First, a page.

References[edit]

  1. ^ a b c Elizabeth Pond (1985-02-28). "The West Wakes Up to the Dangers of Misinformation". Christian Science Monitor. 
  2. ^ a b c "House Intelligence Committee Begins Inquiry Into Allegations of Forgeries". Washington Post. 1979-01-17. 
  3. ^ a b c U.S. House. Hearings Before the Permanent Select Committee on Intelligence. Soviet Active Measures. 97th Congress, 2nd session. July 13, 14, 1982.
  4. ^ a b c d e f U.S. House. Hearings Before the Permanent Select Committee on Intelligence. Soviet Covert Action (The Forgery Offense). 96th Congress, 2nd session. February 6, 19, 1980.
  5. ^ a b c Peer Henrik Hansen (2005). "A Review of: 'Falling Flat on the Stay-Behinds'". International Journal of Intelligence and CounterIntelligence 19 (1): 182–186. doi:10.1080/08850600500332656. 
  6. ^ Rowland Evans, Robert Novak (20 February 1979). "'Dirty tricks' by Russians seen as spur". Lawrence Journal-World. p. 4. 
  7. ^ a b "Misinformation about 'Gladio/Stay Behind' Networks Resurfaces" (Press release). United States Department of State. 2006-01-20. Retrieved 2007-06-24. "A thirty year-old Soviet forgery has been cited as one of the central pieces of 'evidence' for the false notion that West European 'stay-behind' networks engaged in terrorism, allegedly at U.S. instigation. This is not true, and those researching the 'stay behind' networks need to be more discriminating in evaluating the trustworthiness of their source material." 
  8. ^ a b c Fernando Gonzalez (1978-09-23). "Top Secret, Documentos secretos del Pentágono (FM 30-31 B)". Triunfo. pp. 28–32. "Top Secret, Documentos secretos del Pentágono (FM 30-31 B)". Triunfo Digital. Retrieved 2008-05-02.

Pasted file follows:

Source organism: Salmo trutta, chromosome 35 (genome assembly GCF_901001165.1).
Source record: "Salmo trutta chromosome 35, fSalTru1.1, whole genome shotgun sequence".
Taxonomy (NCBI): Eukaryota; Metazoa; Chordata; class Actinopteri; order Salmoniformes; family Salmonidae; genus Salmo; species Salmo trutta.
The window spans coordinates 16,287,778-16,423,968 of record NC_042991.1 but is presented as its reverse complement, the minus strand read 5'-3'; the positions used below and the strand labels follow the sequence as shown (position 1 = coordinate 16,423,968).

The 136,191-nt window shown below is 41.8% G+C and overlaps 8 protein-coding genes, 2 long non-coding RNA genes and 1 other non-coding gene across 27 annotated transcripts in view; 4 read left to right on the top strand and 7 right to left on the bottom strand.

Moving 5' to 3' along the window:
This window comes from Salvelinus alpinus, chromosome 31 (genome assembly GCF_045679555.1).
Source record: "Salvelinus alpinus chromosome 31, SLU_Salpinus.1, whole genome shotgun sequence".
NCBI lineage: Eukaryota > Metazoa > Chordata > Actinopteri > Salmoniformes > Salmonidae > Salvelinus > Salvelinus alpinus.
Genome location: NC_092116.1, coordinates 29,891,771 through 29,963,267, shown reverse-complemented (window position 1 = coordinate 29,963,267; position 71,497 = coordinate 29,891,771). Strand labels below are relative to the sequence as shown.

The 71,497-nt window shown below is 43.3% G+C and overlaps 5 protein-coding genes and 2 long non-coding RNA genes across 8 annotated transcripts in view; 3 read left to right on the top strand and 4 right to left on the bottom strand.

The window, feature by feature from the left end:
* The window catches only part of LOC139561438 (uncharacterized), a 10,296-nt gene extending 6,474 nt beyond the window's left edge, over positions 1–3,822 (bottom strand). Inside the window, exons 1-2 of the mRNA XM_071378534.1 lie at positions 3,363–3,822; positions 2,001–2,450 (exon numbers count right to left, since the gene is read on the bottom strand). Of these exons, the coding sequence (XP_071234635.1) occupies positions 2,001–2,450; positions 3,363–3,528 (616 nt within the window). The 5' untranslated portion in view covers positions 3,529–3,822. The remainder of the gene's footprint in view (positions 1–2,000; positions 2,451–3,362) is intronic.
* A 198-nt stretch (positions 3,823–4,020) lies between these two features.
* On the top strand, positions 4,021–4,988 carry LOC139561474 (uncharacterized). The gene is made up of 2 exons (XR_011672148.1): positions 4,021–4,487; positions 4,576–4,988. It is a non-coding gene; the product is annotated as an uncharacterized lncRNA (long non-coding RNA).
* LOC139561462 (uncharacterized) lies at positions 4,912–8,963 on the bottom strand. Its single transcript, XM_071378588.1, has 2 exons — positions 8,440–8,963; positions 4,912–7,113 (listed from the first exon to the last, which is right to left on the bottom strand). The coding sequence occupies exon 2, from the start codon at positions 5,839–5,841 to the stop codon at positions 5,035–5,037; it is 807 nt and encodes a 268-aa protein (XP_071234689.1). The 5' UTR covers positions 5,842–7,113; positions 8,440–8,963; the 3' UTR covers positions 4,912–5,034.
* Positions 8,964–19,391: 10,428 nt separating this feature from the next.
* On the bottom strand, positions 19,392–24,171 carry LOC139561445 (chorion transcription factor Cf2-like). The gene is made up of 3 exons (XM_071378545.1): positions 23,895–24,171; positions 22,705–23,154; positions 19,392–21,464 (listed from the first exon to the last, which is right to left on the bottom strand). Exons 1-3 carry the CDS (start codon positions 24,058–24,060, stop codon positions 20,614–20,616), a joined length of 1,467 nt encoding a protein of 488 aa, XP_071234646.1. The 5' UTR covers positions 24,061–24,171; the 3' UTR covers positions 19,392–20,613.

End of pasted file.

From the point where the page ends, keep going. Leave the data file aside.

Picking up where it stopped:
9. ^ Savasta, Aysegul (2007-07-01). "KOD ADI: ST 31-15". Birgün Gazetesi (in Turkish). Retrieved 2008-12-22. 
  10. ^ Philip Agee. "The Mysterious Supplement B; Sticking it to the "Host Country"" (January 1979). CovertAction. pp. 9–18. 
  11. ^ Department of Army, Headquarters (May 1961). "Collection of Army Field Manuals". Approved for public distribution. Retrieved 2009-01-22. 
  12. ^ (Italian) Commissione parlamentare d'inchiesta sulla loggia massonica P2 : Allegati alla Relazione Doc. XXIII, n. 2-quater/7/1 Serie II, Vol. VII, Tomo I, Roma 1987, pp. 287-298, quoted on Cyptome
  13. ^ Parlementaire Commissie (1991). Verslag van het parlementair onderzoek met betrekking tot het bestaan in België van een clandestien internationaal inlichtingennetwerk (pdf). Belgian Senate. pp. 80–82.  (Dutch)(French)
  14. ^ Allan Francovich (24 June 1992). Timewatch : Gladio - The Foot Soldiers. British Broadcasting Corporation. "Well, I suspect it is an authentic document. I don't doubt it. I never saw it but it’s the kind of special forces military operations that are described. On the other hand you gotta recall, that the defense department and the president don't initiate any of those orders, until there is an appropriate occasion." 
  15. ^ Daniele Ganser (2005). NATO Secret Armies - Operation Gladio and Terrorism in Western Europe. London: Franck Cass. p. 235. ISBN 978-0-7146-5607-6.